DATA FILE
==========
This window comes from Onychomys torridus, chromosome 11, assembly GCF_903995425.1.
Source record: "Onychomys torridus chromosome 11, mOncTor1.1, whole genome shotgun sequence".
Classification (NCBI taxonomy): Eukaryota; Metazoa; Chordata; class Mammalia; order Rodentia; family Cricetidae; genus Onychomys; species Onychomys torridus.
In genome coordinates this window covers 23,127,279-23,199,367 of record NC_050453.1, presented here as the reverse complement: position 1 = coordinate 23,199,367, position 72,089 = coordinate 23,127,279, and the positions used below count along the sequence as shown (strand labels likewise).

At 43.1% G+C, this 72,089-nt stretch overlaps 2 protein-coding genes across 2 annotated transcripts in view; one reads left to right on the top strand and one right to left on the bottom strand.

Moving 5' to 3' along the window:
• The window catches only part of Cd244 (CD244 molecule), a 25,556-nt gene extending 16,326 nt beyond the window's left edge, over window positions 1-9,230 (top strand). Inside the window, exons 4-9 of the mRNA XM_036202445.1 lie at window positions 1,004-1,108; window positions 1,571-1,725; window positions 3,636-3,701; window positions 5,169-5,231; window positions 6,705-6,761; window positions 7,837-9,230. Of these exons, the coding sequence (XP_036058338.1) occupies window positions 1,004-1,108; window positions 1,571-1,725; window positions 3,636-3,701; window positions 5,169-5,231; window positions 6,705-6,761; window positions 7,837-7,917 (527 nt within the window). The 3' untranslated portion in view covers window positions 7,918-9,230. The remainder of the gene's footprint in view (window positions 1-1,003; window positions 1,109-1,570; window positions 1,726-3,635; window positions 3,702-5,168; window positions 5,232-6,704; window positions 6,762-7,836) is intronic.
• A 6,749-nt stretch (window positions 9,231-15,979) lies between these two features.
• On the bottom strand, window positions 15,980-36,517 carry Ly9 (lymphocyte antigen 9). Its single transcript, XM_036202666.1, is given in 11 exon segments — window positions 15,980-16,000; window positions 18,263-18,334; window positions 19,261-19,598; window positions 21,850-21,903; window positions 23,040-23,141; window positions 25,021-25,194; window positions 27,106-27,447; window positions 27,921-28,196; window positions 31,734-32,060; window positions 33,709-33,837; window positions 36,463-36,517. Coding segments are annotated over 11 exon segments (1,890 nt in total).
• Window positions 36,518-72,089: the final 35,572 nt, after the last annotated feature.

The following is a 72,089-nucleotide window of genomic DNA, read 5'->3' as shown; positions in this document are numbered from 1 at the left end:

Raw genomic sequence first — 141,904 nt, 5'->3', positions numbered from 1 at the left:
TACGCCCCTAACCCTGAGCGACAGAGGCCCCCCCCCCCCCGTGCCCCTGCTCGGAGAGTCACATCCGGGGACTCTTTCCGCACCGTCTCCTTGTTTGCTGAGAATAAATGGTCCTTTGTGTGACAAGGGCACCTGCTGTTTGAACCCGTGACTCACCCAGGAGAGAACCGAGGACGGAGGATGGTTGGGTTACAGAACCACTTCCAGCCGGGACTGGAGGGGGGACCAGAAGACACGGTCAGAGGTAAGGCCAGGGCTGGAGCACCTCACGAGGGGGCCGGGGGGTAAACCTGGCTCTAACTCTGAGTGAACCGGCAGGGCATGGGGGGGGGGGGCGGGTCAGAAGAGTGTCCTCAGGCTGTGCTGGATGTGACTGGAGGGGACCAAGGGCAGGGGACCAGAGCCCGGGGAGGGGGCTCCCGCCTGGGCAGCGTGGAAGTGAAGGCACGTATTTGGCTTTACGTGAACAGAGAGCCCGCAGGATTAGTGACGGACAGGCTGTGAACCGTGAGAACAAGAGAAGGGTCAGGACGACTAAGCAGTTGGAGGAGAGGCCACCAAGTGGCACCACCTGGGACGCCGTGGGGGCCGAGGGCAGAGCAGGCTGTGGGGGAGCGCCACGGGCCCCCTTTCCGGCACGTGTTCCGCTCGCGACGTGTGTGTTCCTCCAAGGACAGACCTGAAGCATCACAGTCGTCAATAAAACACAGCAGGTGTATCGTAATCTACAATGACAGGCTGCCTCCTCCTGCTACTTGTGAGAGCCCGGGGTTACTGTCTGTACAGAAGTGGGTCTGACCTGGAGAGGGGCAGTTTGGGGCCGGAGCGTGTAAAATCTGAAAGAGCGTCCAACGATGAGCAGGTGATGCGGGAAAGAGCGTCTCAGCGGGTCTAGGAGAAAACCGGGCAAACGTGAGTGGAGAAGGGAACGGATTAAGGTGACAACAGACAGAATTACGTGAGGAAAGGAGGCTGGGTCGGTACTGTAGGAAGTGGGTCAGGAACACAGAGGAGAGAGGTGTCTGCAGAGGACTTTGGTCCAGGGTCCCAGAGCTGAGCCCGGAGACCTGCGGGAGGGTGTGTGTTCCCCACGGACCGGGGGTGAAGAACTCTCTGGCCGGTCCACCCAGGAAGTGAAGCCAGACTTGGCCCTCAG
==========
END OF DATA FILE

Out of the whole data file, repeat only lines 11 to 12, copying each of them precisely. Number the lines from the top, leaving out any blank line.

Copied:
The following is a 72,089-nucleotide window of genomic DNA, read 5'->3' as shown; positions in this document are numbered from 1 at the left end:

Raw genomic sequence first — 141,904 nt, 5'->3', positions numbered from 1 at the left: